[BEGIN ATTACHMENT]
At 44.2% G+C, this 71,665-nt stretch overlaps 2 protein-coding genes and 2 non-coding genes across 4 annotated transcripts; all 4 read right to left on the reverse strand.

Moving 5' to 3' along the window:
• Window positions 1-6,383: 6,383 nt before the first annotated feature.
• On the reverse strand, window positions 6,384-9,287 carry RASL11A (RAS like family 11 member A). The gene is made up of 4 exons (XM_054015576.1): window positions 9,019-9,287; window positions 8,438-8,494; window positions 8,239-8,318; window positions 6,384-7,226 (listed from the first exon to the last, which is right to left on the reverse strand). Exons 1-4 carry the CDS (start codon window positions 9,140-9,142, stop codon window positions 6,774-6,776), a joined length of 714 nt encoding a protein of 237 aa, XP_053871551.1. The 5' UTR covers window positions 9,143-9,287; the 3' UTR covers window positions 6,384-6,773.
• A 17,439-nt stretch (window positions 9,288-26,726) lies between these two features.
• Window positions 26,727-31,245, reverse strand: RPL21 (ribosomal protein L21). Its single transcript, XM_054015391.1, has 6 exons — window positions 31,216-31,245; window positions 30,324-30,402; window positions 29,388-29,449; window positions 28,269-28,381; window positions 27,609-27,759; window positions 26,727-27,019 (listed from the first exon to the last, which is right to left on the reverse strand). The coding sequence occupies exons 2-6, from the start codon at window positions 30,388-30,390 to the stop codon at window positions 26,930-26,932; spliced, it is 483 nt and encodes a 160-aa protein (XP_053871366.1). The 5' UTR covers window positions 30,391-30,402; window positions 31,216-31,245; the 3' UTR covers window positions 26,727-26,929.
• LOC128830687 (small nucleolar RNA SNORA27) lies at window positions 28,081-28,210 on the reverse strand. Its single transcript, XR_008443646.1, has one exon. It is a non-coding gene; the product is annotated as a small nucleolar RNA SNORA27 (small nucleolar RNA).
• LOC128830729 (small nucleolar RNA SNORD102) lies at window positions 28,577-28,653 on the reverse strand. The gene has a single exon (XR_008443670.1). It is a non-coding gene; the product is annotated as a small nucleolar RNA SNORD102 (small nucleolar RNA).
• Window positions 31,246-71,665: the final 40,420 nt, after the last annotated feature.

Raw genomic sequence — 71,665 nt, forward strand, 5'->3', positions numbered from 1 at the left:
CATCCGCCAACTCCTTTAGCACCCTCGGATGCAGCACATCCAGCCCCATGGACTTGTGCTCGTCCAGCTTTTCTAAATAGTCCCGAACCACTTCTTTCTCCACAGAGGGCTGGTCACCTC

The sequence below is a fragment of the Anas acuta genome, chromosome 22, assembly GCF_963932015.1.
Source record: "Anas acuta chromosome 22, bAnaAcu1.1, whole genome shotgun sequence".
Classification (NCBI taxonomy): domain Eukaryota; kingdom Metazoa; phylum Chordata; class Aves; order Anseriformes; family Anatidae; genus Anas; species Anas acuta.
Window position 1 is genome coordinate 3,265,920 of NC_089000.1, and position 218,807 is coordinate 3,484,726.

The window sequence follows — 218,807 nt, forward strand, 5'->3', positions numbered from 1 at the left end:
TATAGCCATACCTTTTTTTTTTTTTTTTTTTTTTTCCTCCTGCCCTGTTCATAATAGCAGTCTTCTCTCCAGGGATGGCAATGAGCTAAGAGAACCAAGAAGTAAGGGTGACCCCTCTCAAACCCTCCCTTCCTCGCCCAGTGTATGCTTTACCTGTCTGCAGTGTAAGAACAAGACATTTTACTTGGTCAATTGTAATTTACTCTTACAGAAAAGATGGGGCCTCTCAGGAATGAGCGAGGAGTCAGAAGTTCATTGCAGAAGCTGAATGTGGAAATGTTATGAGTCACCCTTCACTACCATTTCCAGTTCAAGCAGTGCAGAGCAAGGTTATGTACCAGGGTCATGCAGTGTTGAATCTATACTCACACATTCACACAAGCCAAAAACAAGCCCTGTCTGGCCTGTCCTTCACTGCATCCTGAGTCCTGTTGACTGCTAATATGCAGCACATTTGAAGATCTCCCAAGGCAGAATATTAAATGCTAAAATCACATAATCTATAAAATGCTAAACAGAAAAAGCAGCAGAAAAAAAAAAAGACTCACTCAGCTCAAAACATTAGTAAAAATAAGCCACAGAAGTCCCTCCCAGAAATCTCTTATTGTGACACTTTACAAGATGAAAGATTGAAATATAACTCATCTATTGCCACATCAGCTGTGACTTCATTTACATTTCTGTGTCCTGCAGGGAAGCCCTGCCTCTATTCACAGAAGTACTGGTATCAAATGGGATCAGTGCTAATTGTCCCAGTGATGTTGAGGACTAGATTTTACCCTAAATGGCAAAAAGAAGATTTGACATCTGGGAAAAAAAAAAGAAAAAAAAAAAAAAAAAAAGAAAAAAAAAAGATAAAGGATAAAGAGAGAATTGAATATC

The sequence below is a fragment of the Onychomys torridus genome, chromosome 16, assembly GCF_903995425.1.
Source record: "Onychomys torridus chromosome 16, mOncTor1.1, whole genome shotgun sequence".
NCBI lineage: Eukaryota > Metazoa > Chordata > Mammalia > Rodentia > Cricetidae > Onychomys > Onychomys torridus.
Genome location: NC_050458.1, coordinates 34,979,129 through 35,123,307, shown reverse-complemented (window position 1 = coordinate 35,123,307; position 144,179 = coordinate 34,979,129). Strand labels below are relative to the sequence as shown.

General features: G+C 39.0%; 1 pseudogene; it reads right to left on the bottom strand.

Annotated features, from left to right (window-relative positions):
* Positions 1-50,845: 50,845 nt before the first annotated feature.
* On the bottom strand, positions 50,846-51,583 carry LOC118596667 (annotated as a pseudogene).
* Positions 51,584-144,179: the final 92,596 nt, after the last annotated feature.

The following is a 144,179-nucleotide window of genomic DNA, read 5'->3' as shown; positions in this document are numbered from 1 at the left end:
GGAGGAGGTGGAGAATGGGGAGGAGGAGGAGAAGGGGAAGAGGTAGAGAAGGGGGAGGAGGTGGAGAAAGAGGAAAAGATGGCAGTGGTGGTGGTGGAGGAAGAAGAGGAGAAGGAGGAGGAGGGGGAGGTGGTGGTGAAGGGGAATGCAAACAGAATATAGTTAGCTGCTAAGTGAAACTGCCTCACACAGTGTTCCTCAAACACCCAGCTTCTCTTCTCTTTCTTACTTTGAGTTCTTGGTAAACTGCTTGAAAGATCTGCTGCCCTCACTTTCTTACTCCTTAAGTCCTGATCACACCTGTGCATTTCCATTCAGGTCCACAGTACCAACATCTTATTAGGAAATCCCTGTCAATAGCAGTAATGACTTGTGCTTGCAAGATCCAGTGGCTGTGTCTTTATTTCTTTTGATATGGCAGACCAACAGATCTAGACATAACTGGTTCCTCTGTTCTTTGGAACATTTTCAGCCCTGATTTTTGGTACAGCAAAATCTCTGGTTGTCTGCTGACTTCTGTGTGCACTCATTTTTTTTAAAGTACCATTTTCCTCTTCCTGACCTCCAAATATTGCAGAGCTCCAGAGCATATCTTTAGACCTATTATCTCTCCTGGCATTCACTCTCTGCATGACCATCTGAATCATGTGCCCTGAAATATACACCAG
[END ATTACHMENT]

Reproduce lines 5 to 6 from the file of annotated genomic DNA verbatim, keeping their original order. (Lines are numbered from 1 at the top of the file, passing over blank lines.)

• A 17,439-nt stretch (window positions 9,288-26,726) lies between these two features.
• Window positions 26,727-31,245, reverse strand: RPL21 (ribosomal protein L21). Its single transcript, XM_054015391.1, has 6 exons — window positions 31,216-31,245; window positions 30,324-30,402; window positions 29,388-29,449; window positions 28,269-28,381; window positions 27,609-27,759; window positions 26,727-27,019 (listed from the first exon to the last, which is right to left on the reverse strand). The coding sequence occupies exons 2-6, from the start codon at window positions 30,388-30,390 to the stop codon at window positions 26,930-26,932; spliced, it is 483 nt and encodes a 160-aa protein (XP_053871366.1). The 5' UTR covers window positions 30,391-30,402; window positions 31,216-31,245; the 3' UTR covers window positions 26,727-26,929.